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A New Look at American Culture with The Hunger Games

Stef Woods

Photo of Stef Woods by Moshe Zusman Photography

Many people who have read The Hunger Games books and seen the films may have enjoyed the fast-paced plot and relatable characters, but a new class offered in AU’s American Studies Program offers a deeper look into the franchise. This fall professor Stef Woods will teach The Hunger Games: Class, Politics, and Marketing, a course that examines the themes of Suzanne Collin’s fictional dystopian universe.

The Hunger Games trilogy is a publishing phenomenon that has dramatically impacted American popular culture. Using the series as a case study, this course examines the interplay of class, politics, and ethics. Over the course of the semester, students will read The Hunger Games trilogy and theory discussing the text, exploring aspects of The Hunger Games and its cultural impact. Topics covered include oppression, feminism, food deserts, rebellion, the publishing industry, and social media marketing.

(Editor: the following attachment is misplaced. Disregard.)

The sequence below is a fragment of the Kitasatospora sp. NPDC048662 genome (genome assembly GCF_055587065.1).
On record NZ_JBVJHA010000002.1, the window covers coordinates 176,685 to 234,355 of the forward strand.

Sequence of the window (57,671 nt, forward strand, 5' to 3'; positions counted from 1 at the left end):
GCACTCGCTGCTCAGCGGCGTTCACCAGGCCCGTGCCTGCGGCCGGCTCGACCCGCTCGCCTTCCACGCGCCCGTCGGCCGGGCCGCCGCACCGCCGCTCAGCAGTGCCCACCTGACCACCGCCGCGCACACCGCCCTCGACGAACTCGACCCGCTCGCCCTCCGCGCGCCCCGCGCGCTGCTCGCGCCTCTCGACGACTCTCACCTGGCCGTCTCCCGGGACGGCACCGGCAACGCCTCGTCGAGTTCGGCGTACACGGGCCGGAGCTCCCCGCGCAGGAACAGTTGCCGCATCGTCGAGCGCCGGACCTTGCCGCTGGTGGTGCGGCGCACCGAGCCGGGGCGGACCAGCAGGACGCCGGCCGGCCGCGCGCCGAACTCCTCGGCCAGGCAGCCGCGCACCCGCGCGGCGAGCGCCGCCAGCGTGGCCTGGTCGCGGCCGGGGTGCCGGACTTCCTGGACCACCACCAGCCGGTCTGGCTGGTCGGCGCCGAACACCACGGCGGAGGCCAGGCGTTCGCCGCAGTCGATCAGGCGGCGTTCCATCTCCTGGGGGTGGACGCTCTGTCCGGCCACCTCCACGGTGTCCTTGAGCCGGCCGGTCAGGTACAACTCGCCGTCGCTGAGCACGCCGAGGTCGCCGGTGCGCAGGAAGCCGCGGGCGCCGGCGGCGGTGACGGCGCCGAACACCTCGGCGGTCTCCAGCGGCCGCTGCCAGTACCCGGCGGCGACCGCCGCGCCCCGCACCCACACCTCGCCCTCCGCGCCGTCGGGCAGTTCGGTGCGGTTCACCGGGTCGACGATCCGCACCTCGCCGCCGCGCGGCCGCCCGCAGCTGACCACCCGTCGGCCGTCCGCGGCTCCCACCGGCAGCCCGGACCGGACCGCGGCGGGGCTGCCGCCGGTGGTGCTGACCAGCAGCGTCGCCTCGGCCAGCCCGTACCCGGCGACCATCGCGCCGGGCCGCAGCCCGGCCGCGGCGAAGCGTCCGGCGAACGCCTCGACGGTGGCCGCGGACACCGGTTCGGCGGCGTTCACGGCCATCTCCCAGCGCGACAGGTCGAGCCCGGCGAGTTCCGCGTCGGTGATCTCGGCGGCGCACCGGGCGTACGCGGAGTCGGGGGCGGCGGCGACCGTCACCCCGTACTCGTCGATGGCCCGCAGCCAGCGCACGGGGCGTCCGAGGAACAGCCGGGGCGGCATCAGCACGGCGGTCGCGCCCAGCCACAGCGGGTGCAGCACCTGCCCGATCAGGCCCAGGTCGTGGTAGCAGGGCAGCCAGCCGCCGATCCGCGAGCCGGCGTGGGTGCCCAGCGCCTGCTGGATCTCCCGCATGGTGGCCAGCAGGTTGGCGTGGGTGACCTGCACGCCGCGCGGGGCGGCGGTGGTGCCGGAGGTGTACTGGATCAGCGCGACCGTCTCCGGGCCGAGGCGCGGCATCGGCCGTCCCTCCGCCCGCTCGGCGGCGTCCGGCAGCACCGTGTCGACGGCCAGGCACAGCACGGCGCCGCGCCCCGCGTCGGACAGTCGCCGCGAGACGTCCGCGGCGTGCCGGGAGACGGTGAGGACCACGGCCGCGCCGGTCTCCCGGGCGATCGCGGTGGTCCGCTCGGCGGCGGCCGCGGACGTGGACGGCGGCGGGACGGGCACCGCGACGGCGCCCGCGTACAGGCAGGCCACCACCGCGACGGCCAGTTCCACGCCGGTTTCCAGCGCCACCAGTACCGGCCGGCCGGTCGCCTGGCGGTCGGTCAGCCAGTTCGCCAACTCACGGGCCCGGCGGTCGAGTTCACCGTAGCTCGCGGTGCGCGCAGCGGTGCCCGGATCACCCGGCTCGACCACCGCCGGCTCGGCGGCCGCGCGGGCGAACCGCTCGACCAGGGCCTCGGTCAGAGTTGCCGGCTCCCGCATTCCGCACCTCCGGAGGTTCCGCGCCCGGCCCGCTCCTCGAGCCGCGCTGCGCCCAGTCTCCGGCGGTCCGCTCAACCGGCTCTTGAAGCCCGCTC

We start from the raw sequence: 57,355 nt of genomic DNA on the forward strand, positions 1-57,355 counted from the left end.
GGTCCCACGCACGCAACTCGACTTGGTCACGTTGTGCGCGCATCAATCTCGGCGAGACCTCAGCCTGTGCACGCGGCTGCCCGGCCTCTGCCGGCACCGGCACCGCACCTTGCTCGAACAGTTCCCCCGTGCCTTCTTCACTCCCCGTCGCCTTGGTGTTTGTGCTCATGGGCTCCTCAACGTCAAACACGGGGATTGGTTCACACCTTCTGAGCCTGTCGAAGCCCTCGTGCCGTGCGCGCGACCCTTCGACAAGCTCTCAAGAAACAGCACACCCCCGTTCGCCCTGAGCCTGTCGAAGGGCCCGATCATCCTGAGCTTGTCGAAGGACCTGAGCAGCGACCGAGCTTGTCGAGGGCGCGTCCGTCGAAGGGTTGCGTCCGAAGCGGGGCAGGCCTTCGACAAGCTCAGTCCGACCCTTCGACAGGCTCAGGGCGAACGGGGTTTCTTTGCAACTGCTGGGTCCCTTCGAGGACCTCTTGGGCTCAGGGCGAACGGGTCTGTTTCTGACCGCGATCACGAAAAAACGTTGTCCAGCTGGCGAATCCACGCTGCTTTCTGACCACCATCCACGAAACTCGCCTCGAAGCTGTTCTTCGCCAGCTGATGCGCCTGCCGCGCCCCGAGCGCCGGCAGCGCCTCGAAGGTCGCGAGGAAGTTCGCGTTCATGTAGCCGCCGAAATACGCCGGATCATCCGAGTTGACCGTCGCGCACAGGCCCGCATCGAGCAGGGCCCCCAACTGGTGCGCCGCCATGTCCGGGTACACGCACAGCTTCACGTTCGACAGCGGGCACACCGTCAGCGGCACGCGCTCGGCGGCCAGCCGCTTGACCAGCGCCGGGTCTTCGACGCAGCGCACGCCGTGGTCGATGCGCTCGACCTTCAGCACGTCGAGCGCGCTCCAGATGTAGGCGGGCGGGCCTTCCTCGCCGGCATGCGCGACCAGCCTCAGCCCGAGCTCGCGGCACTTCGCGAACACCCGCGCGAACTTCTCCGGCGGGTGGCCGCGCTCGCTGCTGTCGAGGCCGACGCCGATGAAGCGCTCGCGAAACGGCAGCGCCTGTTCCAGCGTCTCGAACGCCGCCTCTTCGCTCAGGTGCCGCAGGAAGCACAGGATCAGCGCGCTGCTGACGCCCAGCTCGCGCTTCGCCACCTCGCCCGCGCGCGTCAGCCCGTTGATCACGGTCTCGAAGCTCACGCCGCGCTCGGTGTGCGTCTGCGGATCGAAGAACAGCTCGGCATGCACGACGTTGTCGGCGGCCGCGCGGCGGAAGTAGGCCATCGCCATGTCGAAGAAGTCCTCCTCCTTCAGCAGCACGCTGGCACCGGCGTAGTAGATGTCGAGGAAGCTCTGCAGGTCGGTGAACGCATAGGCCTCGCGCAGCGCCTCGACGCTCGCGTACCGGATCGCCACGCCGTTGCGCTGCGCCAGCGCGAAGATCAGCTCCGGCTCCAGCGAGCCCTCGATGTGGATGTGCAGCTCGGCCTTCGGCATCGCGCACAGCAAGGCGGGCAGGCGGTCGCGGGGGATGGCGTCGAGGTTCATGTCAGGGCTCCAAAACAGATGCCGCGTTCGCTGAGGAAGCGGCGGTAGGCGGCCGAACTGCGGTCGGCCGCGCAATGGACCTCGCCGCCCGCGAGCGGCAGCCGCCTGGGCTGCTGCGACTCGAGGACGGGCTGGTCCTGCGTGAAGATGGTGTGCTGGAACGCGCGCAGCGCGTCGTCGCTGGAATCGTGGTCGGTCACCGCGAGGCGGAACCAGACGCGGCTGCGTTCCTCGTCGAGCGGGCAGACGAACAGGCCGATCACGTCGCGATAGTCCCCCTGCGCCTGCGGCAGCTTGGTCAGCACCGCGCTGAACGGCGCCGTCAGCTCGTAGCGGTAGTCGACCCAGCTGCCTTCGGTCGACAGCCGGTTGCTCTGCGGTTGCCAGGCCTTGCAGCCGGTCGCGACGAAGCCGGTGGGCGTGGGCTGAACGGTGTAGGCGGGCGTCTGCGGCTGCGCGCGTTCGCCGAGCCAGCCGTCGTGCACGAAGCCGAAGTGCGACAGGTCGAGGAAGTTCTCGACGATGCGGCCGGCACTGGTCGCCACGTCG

The Hunger Games follow the exploits of Katniss Everdeen in the fictional world of Panem. Volunteering to fight in an annual gladiatorial competition in place of her younger sister, she quickly captures the attention of the nation through her skill and bravery.  

Although this universe is a fictional one, it offers students a chance to discuss pressing issues in another context. Panem has numerous problems aside from its rigid regime. Huge wealth disparities exist between the districts and some districts live in a state of unrest. Professor Woods hopes discussing real world problems in a fictional context will help students better understand political theory. 

Woods’ innovative take on the problems facing America today will surely attract many to take the course. Examining popular culture in this way will help open up discussion about issues near and dear to students from all walks of life. Being such a multifaceted subject, The Hunger Games can transcend simplistic classification. Furthermore, it can shed light on America and its complex society.